Tag Archive | Women On-Screen

Report: Representation of Women On-Screen 2013 edition

 

The Center for the Study of Women in Television and Film at SDSU released a study about how women fared on-screen last year. Spoiler alert: nothing has changed. Their content analysis included over 2,300 characters in top grossing films and compared these results to statistics in 2011 and 2002.protagonists

  • 15% of protagonists were female
  • Females comprised 29% of major characters
  • 30% of all speaking characters are female
  • Females are generally younger (20s-30s) than males (30s-40s)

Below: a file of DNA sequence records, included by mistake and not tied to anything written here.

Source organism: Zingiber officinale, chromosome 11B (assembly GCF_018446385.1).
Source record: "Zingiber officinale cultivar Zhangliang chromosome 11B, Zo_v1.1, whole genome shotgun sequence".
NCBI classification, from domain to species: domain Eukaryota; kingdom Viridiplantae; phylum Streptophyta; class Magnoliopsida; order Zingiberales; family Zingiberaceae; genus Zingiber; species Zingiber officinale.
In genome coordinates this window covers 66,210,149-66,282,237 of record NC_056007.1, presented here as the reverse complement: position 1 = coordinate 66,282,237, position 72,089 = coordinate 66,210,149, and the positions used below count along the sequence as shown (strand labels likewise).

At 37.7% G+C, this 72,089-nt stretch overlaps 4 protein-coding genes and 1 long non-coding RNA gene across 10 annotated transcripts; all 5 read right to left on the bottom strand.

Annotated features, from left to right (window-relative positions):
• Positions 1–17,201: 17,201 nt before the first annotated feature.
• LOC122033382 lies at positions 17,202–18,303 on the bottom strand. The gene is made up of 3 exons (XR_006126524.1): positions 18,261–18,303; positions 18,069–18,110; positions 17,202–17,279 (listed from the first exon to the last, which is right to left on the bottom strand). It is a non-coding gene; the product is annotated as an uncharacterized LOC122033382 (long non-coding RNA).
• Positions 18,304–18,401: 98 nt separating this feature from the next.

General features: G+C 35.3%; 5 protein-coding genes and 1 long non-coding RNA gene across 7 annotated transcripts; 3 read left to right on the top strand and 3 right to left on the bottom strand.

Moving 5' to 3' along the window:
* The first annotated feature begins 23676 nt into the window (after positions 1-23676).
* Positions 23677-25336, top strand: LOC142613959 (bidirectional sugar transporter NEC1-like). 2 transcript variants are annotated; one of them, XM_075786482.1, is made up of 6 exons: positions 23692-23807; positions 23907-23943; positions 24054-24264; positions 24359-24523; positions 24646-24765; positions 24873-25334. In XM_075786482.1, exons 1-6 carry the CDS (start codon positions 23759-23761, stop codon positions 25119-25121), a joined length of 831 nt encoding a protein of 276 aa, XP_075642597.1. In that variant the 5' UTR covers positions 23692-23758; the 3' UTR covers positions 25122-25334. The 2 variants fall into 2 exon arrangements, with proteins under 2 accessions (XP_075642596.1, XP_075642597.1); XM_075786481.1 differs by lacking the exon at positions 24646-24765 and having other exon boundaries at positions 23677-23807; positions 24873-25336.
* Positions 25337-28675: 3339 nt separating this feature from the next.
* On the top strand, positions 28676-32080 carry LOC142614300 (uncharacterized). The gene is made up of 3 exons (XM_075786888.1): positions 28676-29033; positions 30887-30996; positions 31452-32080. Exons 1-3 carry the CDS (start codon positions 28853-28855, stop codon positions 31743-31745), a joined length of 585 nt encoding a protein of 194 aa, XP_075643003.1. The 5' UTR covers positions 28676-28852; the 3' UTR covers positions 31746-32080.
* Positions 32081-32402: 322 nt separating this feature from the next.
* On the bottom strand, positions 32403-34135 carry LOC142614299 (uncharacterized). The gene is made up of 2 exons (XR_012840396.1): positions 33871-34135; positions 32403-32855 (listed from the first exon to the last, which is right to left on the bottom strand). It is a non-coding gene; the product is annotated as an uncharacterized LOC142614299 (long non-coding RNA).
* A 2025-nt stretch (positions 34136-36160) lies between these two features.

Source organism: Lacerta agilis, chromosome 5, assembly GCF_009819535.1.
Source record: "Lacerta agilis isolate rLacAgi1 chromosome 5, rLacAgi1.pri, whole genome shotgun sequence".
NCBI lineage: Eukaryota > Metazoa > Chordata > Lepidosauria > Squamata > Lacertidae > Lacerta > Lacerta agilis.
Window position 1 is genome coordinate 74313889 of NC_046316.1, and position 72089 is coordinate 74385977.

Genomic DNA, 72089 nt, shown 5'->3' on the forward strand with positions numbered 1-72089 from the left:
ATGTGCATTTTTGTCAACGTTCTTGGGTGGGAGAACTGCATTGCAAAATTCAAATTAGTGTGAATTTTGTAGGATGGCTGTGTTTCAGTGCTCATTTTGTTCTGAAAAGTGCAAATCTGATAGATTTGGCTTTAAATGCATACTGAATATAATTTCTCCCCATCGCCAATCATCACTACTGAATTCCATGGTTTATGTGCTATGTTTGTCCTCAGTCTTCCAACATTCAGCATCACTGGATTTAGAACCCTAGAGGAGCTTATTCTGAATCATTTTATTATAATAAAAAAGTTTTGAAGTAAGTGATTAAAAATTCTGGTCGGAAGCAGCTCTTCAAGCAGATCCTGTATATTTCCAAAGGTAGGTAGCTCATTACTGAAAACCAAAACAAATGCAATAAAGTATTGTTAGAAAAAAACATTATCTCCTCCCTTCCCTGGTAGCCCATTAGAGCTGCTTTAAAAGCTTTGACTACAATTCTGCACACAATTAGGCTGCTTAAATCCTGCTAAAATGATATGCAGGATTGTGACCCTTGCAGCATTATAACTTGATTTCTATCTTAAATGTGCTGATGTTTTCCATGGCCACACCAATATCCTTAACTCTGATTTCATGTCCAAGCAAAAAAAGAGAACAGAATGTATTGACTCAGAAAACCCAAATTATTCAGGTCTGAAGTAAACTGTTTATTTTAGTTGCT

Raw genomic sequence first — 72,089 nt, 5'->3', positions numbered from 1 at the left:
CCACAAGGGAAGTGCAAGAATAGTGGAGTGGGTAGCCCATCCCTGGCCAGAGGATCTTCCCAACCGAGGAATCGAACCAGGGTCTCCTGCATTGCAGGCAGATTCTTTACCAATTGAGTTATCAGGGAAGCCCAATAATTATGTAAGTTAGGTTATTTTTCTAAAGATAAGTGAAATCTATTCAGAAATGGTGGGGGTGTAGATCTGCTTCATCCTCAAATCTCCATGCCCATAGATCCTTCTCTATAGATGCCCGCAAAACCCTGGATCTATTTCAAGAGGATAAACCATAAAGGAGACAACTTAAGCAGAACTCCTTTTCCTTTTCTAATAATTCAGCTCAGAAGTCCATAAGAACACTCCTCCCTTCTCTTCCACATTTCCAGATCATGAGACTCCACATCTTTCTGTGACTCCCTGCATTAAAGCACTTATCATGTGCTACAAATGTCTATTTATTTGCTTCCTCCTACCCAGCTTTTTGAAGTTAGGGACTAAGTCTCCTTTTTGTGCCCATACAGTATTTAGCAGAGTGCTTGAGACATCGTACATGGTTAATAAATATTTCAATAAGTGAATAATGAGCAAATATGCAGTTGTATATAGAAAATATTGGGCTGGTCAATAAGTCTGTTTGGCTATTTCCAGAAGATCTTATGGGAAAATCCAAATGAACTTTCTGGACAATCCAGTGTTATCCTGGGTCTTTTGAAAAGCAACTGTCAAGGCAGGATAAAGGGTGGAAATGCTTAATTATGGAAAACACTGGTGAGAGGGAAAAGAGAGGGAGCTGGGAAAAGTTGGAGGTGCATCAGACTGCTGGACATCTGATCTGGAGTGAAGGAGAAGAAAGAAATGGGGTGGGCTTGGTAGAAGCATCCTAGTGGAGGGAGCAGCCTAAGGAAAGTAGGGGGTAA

• 73% of all female characters were Caucasian. 14% were African American, 5% Latina, and 2% Asian.
  • Females were more likely to have an identifiable marital status, but less likely to have an identifiable occupational status.

Leaders

Exasperated yet?

  • Male characters had an identifiable goal more often than female characters
  • Males had more work related goals (75%) than life related (25%), whereas for females, the goals were more evenly split, leaning more towards life goals (48% vs. 52%).
  • More men than women were portrayed as leaders.

 

This is the state of film today, compared to two years and a decade ago. Still no perceptible changes are being made. Studios are still churning out good ol’ run of the mill sexism.

 

Original report: It’s a Man’s (Celluloid) World: On-Screen Representations of Female Characters in the Top 100 Films of 2013